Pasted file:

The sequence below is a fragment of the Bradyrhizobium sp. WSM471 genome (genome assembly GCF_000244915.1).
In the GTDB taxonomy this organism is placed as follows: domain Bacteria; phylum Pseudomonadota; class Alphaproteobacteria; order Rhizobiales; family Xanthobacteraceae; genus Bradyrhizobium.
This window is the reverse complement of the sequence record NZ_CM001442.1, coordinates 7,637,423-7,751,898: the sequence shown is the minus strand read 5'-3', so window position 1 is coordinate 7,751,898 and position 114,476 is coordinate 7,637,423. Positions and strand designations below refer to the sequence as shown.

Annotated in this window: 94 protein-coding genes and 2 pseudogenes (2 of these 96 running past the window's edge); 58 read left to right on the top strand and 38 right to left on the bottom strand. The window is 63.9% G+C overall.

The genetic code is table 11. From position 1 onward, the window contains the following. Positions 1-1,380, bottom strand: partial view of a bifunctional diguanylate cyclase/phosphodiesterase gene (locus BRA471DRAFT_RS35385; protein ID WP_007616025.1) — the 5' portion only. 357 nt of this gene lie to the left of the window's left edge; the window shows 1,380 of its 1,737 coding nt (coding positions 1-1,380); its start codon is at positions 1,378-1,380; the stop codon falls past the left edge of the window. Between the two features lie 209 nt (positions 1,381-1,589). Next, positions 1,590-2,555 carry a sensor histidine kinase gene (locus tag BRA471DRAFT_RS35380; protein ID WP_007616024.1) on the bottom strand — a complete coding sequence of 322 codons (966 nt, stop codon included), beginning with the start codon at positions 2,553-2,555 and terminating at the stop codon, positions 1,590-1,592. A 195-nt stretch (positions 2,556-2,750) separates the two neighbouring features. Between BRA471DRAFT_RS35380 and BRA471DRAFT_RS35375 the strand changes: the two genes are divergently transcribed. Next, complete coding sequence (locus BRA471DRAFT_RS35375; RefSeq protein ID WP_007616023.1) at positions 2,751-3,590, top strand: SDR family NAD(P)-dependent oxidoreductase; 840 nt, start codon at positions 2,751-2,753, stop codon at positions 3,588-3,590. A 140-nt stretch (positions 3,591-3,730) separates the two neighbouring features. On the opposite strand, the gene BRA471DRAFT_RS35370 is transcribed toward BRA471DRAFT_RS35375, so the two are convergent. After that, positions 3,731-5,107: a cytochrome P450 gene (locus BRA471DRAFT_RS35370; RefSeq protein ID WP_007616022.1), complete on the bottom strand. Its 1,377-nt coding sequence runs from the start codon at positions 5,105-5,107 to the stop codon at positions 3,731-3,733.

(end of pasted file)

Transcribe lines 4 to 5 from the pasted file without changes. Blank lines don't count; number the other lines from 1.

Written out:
Annotated in this window: 94 protein-coding genes and 2 pseudogenes (2 of these 96 running past the window's edge); 58 read left to right on the top strand and 38 right to left on the bottom strand. The window is 63.9% G+C overall.

The genetic code is table 11. From position 1 onward, the window contains the following. Positions 1-1,380, bottom strand: partial view of a bifunctional diguanylate cyclase/phosphodiesterase gene (locus BRA471DRAFT_RS35385; protein ID WP_007616025.1) — the 5' portion only. 357 nt of this gene lie to the left of the window's left edge; the window shows 1,380 of its 1,737 coding nt (coding positions 1-1,380); its start codon is at positions 1,378-1,380; the stop codon falls past the left edge of the window. Between the two features lie 209 nt (positions 1,381-1,589). Next, positions 1,590-2,555 carry a sensor histidine kinase gene (locus tag BRA471DRAFT_RS35380; protein ID WP_007616024.1) on the bottom strand — a complete coding sequence of 322 codons (966 nt, stop codon included), beginning with the start codon at positions 2,553-2,555 and terminating at the stop codon, positions 1,590-1,592. A 195-nt stretch (positions 2,556-2,750) separates the two neighbouring features. Between BRA471DRAFT_RS35380 and BRA471DRAFT_RS35375 the strand changes: the two genes are divergently transcribed. Next, complete coding sequence (locus BRA471DRAFT_RS35375; RefSeq protein ID WP_007616023.1) at positions 2,751-3,590, top strand: SDR family NAD(P)-dependent oxidoreductase; 840 nt, start codon at positions 2,751-2,753, stop codon at positions 3,588-3,590. A 140-nt stretch (positions 3,591-3,730) separates the two neighbouring features. On the opposite strand, the gene BRA471DRAFT_RS35370 is transcribed toward BRA471DRAFT_RS35375, so the two are convergent. After that, positions 3,731-5,107: a cytochrome P450 gene (locus BRA471DRAFT_RS35370; RefSeq protein ID WP_007616022.1), complete on the bottom strand. Its 1,377-nt coding sequence runs from the start codon at positions 5,105-5,107 to the stop codon at positions 3,731-3,733.